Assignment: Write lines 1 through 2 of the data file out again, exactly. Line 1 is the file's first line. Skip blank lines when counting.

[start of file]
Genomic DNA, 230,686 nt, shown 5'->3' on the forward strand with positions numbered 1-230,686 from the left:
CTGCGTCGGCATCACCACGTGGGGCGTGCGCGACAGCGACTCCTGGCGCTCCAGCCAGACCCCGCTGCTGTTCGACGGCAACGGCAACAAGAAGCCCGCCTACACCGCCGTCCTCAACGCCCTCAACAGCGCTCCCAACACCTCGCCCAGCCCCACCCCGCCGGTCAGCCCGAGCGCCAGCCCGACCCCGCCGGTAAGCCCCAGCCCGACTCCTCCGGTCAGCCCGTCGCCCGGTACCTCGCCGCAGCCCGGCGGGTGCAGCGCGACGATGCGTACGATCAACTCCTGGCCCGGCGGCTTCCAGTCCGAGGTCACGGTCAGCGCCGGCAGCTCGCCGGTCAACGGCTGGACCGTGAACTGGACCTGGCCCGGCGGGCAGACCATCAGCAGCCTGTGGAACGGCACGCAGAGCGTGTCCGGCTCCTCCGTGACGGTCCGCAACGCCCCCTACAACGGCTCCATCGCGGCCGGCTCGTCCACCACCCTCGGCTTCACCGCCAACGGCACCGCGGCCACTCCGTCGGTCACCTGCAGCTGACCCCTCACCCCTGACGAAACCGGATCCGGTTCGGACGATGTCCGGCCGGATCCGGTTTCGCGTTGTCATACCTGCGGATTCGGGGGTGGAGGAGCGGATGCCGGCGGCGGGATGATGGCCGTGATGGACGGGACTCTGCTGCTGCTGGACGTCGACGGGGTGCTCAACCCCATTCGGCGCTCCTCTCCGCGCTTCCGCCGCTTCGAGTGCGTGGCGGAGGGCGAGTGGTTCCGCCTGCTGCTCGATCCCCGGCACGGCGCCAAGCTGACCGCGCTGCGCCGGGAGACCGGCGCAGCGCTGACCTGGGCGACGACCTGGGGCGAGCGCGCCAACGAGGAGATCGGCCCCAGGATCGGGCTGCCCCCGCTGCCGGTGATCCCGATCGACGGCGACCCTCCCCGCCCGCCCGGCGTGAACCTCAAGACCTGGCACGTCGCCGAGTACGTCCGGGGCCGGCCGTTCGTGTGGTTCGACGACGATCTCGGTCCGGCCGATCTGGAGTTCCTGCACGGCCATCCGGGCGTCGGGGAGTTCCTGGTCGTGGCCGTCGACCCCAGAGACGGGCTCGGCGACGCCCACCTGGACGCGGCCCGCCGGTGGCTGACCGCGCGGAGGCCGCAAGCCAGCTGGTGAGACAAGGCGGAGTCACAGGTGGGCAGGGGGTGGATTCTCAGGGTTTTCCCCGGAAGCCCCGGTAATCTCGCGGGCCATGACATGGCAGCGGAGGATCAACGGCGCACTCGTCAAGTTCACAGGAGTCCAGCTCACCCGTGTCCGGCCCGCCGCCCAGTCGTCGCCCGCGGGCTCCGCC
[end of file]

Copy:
Genomic DNA, 230,686 nt, shown 5'->3' on the forward strand with positions numbered 1-230,686 from the left:
CTGCGTCGGCATCACCACGTGGGGCGTGCGCGACAGCGACTCCTGGCGCTCCAGCCAGACCCCGCTGCTGTTCGACGGCAACGGCAACAAGAAGCCCGCCTACACCGCCGTCCTCAACGCCCTCAACAGCGCTCCCAACACCTCGCCCAGCCCCACCCCGCCGGTCAGCCCGAGCGCCAGCCCGACCCCGCCGGTAAGCCCCAGCCCGACTCCTCCGGTCAGCCCGTCGCCCGGTACCTCGCCGCAGCCCGGCGGGTGCAGCGCGACGATGCGTACGATCAACTCCTGGCCCGGCGGCTTCCAGTCCGAGGTCACGGTCAGCGCCGGCAGCTCGCCGGTCAACGGCTGGACCGTGAACTGGACCTGGCCCGGCGGGCAGACCATCAGCAGCCTGTGGAACGGCACGCAGAGCGTGTCCGGCTCCTCCGTGACGGTCCGCAACGCCCCCTACAACGGCTCCATCGCGGCCGGCTCGTCCACCACCCTCGGCTTCACCGCCAACGGCACCGCGGCCACTCCGTCGGTCACCTGCAGCTGACCCCTCACCCCTGACGAAACCGGATCCGGTTCGGACGATGTCCGGCCGGATCCGGTTTCGCGTTGTCATACCTGCGGATTCGGGGGTGGAGGAGCGGATGCCGGCGGCGGGATGATGGCCGTGATGGACGGGACTCTGCTGCTGCTGGACGTCGACGGGGTGCTCAACCCCATTCGGCGCTCCTCTCCGCGCTTCCGCCGCTTCGAGTGCGTGGCGGAGGGCGAGTGGTTCCGCCTGCTGCTCGATCCCCGGCACGGCGCCAAGCTGACCGCGCTGCGCCGGGAGACCGGCGCAGCGCTGACCTGGGCGACGACCTGGGGCGAGCGCGCCAACGAGGAGATCGGCCCCAGGATCGGGCTGCCCCCGCTGCCGGTGATCCCGATCGACGGCGACCCTCCCCGCCCGCCCGGCGTGAACCTCAAGACCTGGCACGTCGCCGAGTACGTCCGGGGCCGGCCGTTCGTGTGGTTCGACGACGATCTCGGTCCGGCCGATCTGGAGTTCCTGCACGGCCATCCGGGCGTCGGGGAGTTCCTGGTCGTGGCCGTCGACCCCAGAGACGGGCTCGGCGACGCCCACCTGGACGCGGCCCGCCGGTGGCTGACCGCGCGGAGGCCGCAAGCCAGCTGGTGAGACAAGGCGGAGTCACAGGTGGGCAGGGGGTGGATTCTCAGGGTTTTCCCCGGAAGCCCCGGTAATCTCGCGGGCCATGACATGGCAGCGGAGGATCAACGGCGCACTCGTCAAGTTCACAGGAGTCCAGCTCACCCGTGTCCGGCCCGCCGCCCAGTCGTCGCCCGCGGGCTCCGCC